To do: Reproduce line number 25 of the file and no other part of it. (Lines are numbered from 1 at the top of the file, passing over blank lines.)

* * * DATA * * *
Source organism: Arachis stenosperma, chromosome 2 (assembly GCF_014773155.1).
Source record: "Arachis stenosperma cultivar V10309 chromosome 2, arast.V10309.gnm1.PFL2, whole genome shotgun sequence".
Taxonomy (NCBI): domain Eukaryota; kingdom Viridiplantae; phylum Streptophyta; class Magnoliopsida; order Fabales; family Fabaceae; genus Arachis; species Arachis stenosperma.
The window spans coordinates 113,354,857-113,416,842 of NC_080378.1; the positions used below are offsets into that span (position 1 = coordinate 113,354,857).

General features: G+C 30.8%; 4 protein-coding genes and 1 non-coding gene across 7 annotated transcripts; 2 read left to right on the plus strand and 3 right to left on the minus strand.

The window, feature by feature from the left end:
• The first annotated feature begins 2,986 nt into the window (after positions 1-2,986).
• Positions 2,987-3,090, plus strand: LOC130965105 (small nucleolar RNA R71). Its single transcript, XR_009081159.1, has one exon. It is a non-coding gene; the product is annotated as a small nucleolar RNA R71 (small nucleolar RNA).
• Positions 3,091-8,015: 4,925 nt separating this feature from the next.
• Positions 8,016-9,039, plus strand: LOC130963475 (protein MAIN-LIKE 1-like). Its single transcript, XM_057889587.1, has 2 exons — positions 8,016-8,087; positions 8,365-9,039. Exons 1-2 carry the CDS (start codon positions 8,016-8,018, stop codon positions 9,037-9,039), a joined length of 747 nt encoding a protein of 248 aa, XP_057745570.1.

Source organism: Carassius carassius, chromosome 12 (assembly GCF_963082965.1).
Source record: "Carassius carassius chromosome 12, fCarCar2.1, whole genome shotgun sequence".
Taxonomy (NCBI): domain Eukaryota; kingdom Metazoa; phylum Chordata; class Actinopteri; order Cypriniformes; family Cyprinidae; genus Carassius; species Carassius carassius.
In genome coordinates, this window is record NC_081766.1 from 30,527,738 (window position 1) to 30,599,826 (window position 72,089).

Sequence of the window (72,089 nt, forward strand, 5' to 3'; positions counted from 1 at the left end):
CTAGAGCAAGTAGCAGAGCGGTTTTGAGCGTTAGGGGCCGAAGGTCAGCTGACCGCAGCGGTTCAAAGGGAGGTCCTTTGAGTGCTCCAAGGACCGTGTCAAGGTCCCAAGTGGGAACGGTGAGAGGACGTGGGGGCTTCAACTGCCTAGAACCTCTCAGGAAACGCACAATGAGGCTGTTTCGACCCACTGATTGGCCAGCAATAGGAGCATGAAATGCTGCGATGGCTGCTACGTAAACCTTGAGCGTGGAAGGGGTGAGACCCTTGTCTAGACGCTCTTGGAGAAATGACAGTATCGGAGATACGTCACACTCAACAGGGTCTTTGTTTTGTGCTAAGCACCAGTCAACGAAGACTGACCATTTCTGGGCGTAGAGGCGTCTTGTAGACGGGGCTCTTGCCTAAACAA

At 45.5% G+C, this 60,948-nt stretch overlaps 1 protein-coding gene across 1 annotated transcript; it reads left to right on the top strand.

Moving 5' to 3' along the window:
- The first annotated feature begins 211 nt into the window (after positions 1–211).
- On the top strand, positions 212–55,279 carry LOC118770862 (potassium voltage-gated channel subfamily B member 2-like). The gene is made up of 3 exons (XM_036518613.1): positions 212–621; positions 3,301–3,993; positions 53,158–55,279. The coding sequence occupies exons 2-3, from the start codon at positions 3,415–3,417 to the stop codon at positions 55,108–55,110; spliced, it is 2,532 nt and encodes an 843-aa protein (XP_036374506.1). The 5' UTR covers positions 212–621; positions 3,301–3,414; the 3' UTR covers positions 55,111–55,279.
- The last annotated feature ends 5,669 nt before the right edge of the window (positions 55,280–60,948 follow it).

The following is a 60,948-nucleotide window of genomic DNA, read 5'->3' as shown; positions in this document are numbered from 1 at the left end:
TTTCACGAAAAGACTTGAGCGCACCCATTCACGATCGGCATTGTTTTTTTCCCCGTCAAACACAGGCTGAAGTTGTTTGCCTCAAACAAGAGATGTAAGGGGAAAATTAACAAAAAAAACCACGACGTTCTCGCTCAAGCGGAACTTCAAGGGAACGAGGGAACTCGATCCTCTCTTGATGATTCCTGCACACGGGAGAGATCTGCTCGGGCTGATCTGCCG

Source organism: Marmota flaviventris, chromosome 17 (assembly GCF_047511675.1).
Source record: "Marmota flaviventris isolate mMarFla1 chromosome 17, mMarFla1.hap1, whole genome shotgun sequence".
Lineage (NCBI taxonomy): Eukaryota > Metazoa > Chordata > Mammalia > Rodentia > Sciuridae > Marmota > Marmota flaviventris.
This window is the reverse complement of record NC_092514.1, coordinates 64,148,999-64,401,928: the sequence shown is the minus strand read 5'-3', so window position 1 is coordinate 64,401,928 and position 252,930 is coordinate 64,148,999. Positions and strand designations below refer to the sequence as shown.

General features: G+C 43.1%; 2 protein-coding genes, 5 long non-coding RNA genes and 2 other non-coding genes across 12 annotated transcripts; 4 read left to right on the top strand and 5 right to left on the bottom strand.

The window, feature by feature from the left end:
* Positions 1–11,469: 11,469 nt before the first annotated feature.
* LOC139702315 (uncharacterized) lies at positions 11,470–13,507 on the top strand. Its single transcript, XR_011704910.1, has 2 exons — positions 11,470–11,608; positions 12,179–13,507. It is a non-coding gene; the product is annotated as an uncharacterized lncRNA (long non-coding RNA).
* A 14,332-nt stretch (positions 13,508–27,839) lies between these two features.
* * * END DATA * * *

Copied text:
Source record: "Marmota flaviventris isolate mMarFla1 chromosome 17, mMarFla1.hap1, whole genome shotgun sequence".